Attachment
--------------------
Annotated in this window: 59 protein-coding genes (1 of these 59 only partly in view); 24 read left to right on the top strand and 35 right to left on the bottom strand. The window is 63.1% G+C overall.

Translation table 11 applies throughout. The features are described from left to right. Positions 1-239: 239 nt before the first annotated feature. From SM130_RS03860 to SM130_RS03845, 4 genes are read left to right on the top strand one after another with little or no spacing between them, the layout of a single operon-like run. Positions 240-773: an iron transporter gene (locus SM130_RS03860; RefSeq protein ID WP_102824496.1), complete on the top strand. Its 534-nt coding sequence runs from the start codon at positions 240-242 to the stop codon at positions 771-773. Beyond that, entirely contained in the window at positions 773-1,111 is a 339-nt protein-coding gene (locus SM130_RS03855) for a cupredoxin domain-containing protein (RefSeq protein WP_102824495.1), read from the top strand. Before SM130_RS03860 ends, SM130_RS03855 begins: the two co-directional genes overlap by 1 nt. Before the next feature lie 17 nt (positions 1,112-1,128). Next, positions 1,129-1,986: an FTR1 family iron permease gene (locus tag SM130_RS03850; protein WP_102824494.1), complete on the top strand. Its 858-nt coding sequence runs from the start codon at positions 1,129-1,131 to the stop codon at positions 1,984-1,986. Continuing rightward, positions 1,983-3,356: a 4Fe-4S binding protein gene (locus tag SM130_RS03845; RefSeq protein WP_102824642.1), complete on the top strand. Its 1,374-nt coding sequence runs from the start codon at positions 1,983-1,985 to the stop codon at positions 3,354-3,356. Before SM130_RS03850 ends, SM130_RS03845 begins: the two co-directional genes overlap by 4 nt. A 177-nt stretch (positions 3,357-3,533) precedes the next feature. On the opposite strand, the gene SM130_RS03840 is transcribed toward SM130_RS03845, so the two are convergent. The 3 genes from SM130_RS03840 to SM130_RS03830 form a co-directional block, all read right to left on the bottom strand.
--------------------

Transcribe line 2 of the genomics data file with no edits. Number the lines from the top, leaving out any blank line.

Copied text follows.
Translation table 11 applies throughout. The features are described from left to right. Positions 1-239: 239 nt before the first annotated feature. From SM130_RS03860 to SM130_RS03845, 4 genes are read left to right on the top strand one after another with little or no spacing between them, the layout of a single operon-like run. Positions 240-773: an iron transporter gene (locus SM130_RS03860; RefSeq protein ID WP_102824496.1), complete on the top strand. Its 534-nt coding sequence runs from the start codon at positions 240-242 to the stop codon at positions 771-773. Beyond that, entirely contained in the window at positions 773-1,111 is a 339-nt protein-coding gene (locus SM130_RS03855) for a cupredoxin domain-containing protein (RefSeq protein WP_102824495.1), read from the top strand. Before SM130_RS03860 ends, SM130_RS03855 begins: the two co-directional genes overlap by 1 nt. Before the next feature lie 17 nt (positions 1,112-1,128). Next, positions 1,129-1,986: an FTR1 family iron permease gene (locus tag SM130_RS03850; protein WP_102824494.1), complete on the top strand. Its 858-nt coding sequence runs from the start codon at positions 1,129-1,131 to the stop codon at positions 1,984-1,986. Continuing rightward, positions 1,983-3,356: a 4Fe-4S binding protein gene (locus tag SM130_RS03845; RefSeq protein WP_102824642.1), complete on the top strand. Its 1,374-nt coding sequence runs from the start codon at positions 1,983-1,985 to the stop codon at positions 3,354-3,356. Before SM130_RS03850 ends, SM130_RS03845 begins: the two co-directional genes overlap by 4 nt. A 177-nt stretch (positions 3,357-3,533) precedes the next feature. On the opposite strand, the gene SM130_RS03840 is transcribed toward SM130_RS03845, so the two are convergent. The 3 genes from SM130_RS03840 to SM130_RS03830 form a co-directional block, all read right to left on the bottom strand.